It’s just not Hanukkah in a Sephardic home without bimuelos, which are sweet, donut-like fritters. Like Hanukkah itself, there are many different spelling variations of the name including bumuelos, birmuelos, burmuelos and, in Latin America, buñuelos. During Passover, the flour in bimuelos is replaced with matzah meal making them a dessert that rises to the unleavened occasion.
Because Hanukkah this year is again a version of Thanksgivukkah with the two holidays only four days apart, it seems right to make bumuelos de kalavasa — pumpkin in Ladino. In fact, pumpkin has long been a favorite ingredient in Sephardic cooking.
These one-bowl, easy-to-make bimuelos de kalavasa double in size without any yeast. I’ve added the Syrian flavors of allspice and coriander along with the cinnamon of sweeter Turkish and Greek versions. When you drop the batter in the oil, don’t worry about the shape. They are meant to be a free-form and individualistic. Bimielos are best served warm, drizzled with warm honey, maple syrup or silan (date syrup), or dusted with a healthy coating of confectioner’s sugar.
Notes: This recipe calls for canned pumpkin, not pumpkin pie filling. The fried bimuelos can be kept warm in a 200-degree oven for up to 30 minutes on top of the wire cooling racks on the baking sheets.
- 1 cup all-purpose flour
- 1 Tbsp sugar
- 2 tsp baking powder
- 2 tsp cinnamon
- 1/2 tsp coriander
- 1/4 tsp allspice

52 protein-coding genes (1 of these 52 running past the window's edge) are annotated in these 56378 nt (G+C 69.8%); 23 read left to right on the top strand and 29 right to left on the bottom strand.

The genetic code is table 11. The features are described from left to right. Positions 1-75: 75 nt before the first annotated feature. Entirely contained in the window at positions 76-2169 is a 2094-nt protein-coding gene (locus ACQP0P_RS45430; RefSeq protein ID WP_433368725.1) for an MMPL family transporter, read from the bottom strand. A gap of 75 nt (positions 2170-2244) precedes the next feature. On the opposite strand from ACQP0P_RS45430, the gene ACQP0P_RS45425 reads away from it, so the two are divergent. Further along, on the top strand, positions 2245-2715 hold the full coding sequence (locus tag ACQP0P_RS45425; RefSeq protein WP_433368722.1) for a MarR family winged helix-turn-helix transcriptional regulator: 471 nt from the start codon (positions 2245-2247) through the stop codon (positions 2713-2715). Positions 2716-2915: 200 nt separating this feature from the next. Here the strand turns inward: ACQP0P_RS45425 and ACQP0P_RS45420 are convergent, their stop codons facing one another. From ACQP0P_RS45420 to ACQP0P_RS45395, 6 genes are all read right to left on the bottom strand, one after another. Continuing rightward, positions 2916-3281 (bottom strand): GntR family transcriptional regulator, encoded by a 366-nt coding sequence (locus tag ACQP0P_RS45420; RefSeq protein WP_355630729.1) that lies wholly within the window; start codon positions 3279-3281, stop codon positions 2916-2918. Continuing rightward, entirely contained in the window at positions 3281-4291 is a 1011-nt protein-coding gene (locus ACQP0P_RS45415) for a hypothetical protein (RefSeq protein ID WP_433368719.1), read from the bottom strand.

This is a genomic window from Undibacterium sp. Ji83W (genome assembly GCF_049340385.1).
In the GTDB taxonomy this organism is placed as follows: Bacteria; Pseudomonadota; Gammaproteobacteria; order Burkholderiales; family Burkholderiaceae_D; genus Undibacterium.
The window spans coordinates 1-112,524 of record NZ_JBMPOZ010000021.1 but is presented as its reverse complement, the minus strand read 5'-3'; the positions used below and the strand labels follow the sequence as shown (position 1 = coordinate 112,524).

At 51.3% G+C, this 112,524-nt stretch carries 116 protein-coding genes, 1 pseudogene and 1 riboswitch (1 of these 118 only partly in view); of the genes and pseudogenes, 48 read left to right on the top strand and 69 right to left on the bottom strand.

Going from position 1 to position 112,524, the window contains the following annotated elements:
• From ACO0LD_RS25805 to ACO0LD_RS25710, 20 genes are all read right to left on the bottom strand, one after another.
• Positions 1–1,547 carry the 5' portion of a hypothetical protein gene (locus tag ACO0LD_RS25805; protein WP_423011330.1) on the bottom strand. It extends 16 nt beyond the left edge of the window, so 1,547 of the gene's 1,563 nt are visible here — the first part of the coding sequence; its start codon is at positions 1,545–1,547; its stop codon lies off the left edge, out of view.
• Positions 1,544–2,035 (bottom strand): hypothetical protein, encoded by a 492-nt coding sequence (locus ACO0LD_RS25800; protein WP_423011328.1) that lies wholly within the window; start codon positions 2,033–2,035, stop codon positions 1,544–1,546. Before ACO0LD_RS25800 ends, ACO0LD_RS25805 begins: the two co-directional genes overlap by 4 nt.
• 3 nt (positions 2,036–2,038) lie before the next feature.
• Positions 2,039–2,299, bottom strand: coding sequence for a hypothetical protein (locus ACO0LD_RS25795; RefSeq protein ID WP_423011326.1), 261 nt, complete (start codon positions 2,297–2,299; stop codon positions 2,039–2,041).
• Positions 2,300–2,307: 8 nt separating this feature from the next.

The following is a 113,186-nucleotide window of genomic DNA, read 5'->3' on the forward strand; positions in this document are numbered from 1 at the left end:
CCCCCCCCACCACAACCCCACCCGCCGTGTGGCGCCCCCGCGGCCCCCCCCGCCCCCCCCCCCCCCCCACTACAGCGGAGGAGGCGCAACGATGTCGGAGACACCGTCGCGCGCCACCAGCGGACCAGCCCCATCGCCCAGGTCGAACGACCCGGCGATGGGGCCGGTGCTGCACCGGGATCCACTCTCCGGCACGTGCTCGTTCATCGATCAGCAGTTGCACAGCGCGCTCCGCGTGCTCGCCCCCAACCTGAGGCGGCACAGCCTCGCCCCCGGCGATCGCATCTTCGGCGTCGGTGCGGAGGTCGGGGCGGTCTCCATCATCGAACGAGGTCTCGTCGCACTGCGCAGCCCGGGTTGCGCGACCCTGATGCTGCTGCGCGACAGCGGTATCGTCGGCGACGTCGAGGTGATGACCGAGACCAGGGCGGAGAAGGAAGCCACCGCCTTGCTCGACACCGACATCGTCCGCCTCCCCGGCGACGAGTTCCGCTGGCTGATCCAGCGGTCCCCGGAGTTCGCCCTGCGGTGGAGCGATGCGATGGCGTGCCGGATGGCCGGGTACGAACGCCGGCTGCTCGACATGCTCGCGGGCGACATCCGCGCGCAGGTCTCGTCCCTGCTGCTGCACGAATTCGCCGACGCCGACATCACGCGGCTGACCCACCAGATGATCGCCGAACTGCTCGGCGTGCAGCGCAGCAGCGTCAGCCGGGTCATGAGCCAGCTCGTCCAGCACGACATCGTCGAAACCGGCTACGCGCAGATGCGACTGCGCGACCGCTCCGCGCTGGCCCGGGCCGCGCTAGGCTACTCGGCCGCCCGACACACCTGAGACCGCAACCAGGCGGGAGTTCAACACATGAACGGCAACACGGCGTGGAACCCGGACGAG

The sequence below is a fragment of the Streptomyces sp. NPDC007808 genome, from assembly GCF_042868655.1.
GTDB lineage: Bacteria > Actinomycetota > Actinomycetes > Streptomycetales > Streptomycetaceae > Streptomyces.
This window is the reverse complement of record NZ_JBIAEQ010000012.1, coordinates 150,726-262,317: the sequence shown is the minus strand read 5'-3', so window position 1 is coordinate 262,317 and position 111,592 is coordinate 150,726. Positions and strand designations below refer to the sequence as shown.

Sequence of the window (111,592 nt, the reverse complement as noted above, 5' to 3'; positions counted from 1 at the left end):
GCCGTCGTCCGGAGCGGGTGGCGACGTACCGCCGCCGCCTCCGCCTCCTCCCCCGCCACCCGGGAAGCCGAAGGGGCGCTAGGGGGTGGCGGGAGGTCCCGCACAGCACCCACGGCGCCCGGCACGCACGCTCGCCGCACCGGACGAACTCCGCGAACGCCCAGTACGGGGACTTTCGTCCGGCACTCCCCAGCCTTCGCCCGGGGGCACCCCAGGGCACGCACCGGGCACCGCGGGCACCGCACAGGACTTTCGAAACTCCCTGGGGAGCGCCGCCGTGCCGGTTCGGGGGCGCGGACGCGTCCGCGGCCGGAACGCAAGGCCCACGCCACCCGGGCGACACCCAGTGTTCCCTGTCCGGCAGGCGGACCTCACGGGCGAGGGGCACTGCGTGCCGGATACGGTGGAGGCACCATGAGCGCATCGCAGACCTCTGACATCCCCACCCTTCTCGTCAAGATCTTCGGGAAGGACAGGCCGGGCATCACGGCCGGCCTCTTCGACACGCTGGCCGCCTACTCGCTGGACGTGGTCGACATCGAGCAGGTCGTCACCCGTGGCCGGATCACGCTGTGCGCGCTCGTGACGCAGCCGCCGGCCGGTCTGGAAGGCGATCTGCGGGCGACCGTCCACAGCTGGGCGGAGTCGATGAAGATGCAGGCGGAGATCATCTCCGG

- Couple pinches of salt
- 2 eggs, beaten
- 1 1/4 cup pumpkin puree
- 3 cups good vegetable oil with high smoke point for frying (avocado, sunflower, safflower, peanut)
- Warm honey, maple syrup, date syrup and/or powdered sugar for serving
- Prepare one or two large baking sheets by covering them with brown paper (cut up from a shopping bag) or paper towel. Place cooling racks over the paper-covered pans and set aside.
- In a mixing bowl, whisk together the dry ingredients. Add the pumpkin and beaten eggs, mixing well with a wooden spoon or rubber spatula until smooth.
- In an 11- or 12-inch skillet, heat oil over medium heat for about 6-7 minutes. The oil should be about 1/2 inch deep and is ready at 325 degrees or when a couple drops of water jump when they hit the oil.
- Use two tablespoons, one to scoop even amounts of batter and one to gently help drop it into the hot oil. Add the bimuelos in a single layer, about 6 or 7 at a time, not crowding the pan as they double in size as they. Leave undisturbed for 90 seconds to 2 minutes per side, depending on the size of the bimuelos, flipping only once using a tongs or a pair of chopsticks. Each patty should be deeply golden brown all over, crispy on the outside and soft, but cooked through, on the inside. Drain well on the prepared baking sheets.
- Best when served immediately, drizzled with warm honey, maple syrup or date syrup (silan) or sprinkled with powdered sugar. Alternatively, the choice of syrups can be passed for people to dip and drizzle themselves.